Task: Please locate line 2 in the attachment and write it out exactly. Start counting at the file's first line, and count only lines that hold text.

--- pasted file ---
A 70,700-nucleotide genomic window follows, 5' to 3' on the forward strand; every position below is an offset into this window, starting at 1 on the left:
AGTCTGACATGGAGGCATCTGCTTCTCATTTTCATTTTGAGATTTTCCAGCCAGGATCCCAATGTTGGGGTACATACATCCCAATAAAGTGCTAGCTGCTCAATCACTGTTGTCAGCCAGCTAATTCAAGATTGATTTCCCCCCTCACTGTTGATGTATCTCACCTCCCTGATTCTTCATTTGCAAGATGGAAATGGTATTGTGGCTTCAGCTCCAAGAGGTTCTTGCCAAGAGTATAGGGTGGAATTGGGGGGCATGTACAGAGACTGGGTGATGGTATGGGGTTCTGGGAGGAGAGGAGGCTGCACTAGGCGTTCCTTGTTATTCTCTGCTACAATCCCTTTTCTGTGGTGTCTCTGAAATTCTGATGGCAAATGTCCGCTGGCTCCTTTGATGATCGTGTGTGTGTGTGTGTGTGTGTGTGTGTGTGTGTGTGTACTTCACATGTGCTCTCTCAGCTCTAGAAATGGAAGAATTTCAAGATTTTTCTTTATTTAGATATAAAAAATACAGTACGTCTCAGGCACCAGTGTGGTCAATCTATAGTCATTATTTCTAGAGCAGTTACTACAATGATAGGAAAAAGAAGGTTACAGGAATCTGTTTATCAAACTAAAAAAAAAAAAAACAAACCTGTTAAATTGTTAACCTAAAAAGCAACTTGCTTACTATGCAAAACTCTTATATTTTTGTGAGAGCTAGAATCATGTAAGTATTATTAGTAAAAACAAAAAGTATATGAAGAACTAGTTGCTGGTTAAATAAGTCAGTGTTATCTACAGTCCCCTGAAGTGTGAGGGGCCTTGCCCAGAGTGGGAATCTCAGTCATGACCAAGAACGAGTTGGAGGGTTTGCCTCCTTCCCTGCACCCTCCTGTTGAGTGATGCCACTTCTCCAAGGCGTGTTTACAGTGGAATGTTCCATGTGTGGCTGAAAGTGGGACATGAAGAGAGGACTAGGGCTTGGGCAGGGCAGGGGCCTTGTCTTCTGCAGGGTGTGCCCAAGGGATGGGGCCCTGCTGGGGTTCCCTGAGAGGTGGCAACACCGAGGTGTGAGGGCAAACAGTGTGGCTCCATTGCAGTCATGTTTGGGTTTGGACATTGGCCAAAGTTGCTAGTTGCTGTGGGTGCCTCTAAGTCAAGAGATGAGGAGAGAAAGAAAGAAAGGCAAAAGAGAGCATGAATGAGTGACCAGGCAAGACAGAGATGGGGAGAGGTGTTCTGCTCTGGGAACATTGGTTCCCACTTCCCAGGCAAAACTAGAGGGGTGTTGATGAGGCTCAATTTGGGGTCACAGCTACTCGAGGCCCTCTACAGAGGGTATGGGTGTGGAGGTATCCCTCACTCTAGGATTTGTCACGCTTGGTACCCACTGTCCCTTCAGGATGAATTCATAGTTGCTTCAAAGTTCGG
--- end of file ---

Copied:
AGTCTGACATGGAGGCATCTGCTTCTCATTTTCATTTTGAGATTTTCCAGCCAGGATCCCAATGTTGGGGTACATACATCCCAATAAAGTGCTAGCTGCTCAATCACTGTTGTCAGCCAGCTAATTCAAGATTGATTTCCCCCCTCACTGTTGATGTATCTCACCTCCCTGATTCTTCATTTGCAAGATGGAAATGGTATTGTGGCTTCAGCTCCAAGAGGTTCTTGCCAAGAGTATAGGGTGGAATTGGGGGGCATGTACAGAGACTGGGTGATGGTATGGGGTTCTGGGAGGAGAGGAGGCTGCACTAGGCGTTCCTTGTTATTCTCTGCTACAATCCCTTTTCTGTGGTGTCTCTGAAATTCTGATGGCAAATGTCCGCTGGCTCCTTTGATGATCGTGTGTGTGTGTGTGTGTGTGTGTGTGTGTGTGTGTGTACTTCACATGTGCTCTCTCAGCTCTAGAAATGGAAGAATTTCAAGATTTTTCTTTATTTAGATATAAAAAATACAGTACGTCTCAGGCACCAGTGTGGTCAATCTATAGTCATTATTTCTAGAGCAGTTACTACAATGATAGGAAAAAGAAGGTTACAGGAATCTGTTTATCAAACTAAAAAAAAAAAAAACAAACCTGTTAAATTGTTAACCTAAAAAGCAACTTGCTTACTATGCAAAACTCTTATATTTTTGTGAGAGCTAGAATCATGTAAGTATTATTAGTAAAAACAAAAAGTATATGAAGAACTAGTTGCTGGTTAAATAAGTCAGTGTTATCTACAGTCCCCTGAAGTGTGAGGGGCCTTGCCCAGAGTGGGAATCTCAGTCATGACCAAGAACGAGTTGGAGGGTTTGCCTCCTTCCCTGCACCCTCCTGTTGAGTGATGCCACTTCTCCAAGGCGTGTTTACAGTGGAATGTTCCATGTGTGGCTGAAAGTGGGACATGAAGAGAGGACTAGGGCTTGGGCAGGGCAGGGGCCTTGTCTTCTGCAGGGTGTGCCCAAGGGATGGGGCCCTGCTGGGGTTCCCTGAGAGGTGGCAACACCGAGGTGTGAGGGCAAACAGTGTGGCTCCATTGCAGTCATGTTTGGGTTTGGACATTGGCCAAAGTTGCTAGTTGCTGTGGGTGCCTCTAAGTCAAGAGATGAGGAGAGAAAGAAAGAAAGGCAAAAGAGAGCATGAATGAGTGACCAGGCAAGACAGAGATGGGGAGAGGTGTTCTGCTCTGGGAACATTGGTTCCCACTTCCCAGGCAAAACTAGAGGGGTGTTGATGAGGCTCAATTTGGGGTCACAGCTACTCGAGGCCCTCTACAGAGGGTATGGGTGTGGAGGTATCCCTCACTCTAGGATTTGTCACGCTTGGTACCCACTGTCCCTTCAGGATGAATTCATAGTTGCTTCAAAGTTCGG